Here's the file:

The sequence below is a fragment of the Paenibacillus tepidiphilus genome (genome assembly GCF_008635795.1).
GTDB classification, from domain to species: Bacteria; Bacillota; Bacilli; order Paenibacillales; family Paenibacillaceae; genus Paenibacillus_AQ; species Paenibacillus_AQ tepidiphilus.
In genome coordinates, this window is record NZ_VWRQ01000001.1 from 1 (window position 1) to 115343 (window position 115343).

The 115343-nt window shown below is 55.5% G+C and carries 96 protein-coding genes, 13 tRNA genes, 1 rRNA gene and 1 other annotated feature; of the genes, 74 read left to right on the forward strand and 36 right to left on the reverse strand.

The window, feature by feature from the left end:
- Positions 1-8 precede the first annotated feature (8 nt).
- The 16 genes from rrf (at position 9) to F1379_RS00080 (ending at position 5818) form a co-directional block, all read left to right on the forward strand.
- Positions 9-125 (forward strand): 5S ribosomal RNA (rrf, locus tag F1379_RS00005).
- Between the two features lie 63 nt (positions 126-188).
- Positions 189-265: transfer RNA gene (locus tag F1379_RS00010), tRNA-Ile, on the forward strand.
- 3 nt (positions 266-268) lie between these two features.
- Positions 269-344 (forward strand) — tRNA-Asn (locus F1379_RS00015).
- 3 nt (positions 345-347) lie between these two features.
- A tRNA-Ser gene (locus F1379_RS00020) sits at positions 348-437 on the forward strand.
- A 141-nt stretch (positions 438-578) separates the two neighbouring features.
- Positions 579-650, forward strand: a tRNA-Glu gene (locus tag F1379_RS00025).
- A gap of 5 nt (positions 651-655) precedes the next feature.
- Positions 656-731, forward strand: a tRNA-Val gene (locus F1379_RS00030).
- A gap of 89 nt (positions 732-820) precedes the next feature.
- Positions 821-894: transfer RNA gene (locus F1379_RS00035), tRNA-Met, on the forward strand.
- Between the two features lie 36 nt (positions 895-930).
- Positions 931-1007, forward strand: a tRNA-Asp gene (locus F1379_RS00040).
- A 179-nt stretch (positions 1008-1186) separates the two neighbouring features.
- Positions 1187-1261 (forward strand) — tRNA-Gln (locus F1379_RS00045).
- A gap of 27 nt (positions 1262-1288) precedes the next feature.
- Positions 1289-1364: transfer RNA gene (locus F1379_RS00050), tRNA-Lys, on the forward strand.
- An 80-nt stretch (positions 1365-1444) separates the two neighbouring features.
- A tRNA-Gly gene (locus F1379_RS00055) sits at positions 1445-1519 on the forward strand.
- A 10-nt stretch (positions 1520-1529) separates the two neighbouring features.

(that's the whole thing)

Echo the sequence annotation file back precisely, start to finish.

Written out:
The sequence below is a fragment of the Paenibacillus tepidiphilus genome (genome assembly GCF_008635795.1).
GTDB classification, from domain to species: Bacteria; Bacillota; Bacilli; order Paenibacillales; family Paenibacillaceae; genus Paenibacillus_AQ; species Paenibacillus_AQ tepidiphilus.
In genome coordinates, this window is record NZ_VWRQ01000001.1 from 1 (window position 1) to 115343 (window position 115343).

The 115343-nt window shown below is 55.5% G+C and carries 96 protein-coding genes, 13 tRNA genes, 1 rRNA gene and 1 other annotated feature; of the genes, 74 read left to right on the forward strand and 36 right to left on the reverse strand.

The window, feature by feature from the left end:
- Positions 1-8 precede the first annotated feature (8 nt).
- The 16 genes from rrf (at position 9) to F1379_RS00080 (ending at position 5818) form a co-directional block, all read left to right on the forward strand.
- Positions 9-125 (forward strand): 5S ribosomal RNA (rrf, locus tag F1379_RS00005).
- Between the two features lie 63 nt (positions 126-188).
- Positions 189-265: transfer RNA gene (locus tag F1379_RS00010), tRNA-Ile, on the forward strand.
- 3 nt (positions 266-268) lie between these two features.
- Positions 269-344 (forward strand) — tRNA-Asn (locus F1379_RS00015).
- 3 nt (positions 345-347) lie between these two features.
- A tRNA-Ser gene (locus F1379_RS00020) sits at positions 348-437 on the forward strand.
- A 141-nt stretch (positions 438-578) separates the two neighbouring features.
- Positions 579-650, forward strand: a tRNA-Glu gene (locus tag F1379_RS00025).
- A gap of 5 nt (positions 651-655) precedes the next feature.
- Positions 656-731, forward strand: a tRNA-Val gene (locus F1379_RS00030).
- A gap of 89 nt (positions 732-820) precedes the next feature.
- Positions 821-894: transfer RNA gene (locus F1379_RS00035), tRNA-Met, on the forward strand.
- Between the two features lie 36 nt (positions 895-930).
- Positions 931-1007, forward strand: a tRNA-Asp gene (locus F1379_RS00040).
- A 179-nt stretch (positions 1008-1186) separates the two neighbouring features.
- Positions 1187-1261 (forward strand) — tRNA-Gln (locus F1379_RS00045).
- A gap of 27 nt (positions 1262-1288) precedes the next feature.
- Positions 1289-1364: transfer RNA gene (locus F1379_RS00050), tRNA-Lys, on the forward strand.
- An 80-nt stretch (positions 1365-1444) separates the two neighbouring features.
- A tRNA-Gly gene (locus F1379_RS00055) sits at positions 1445-1519 on the forward strand.
- A 10-nt stretch (positions 1520-1529) separates the two neighbouring features.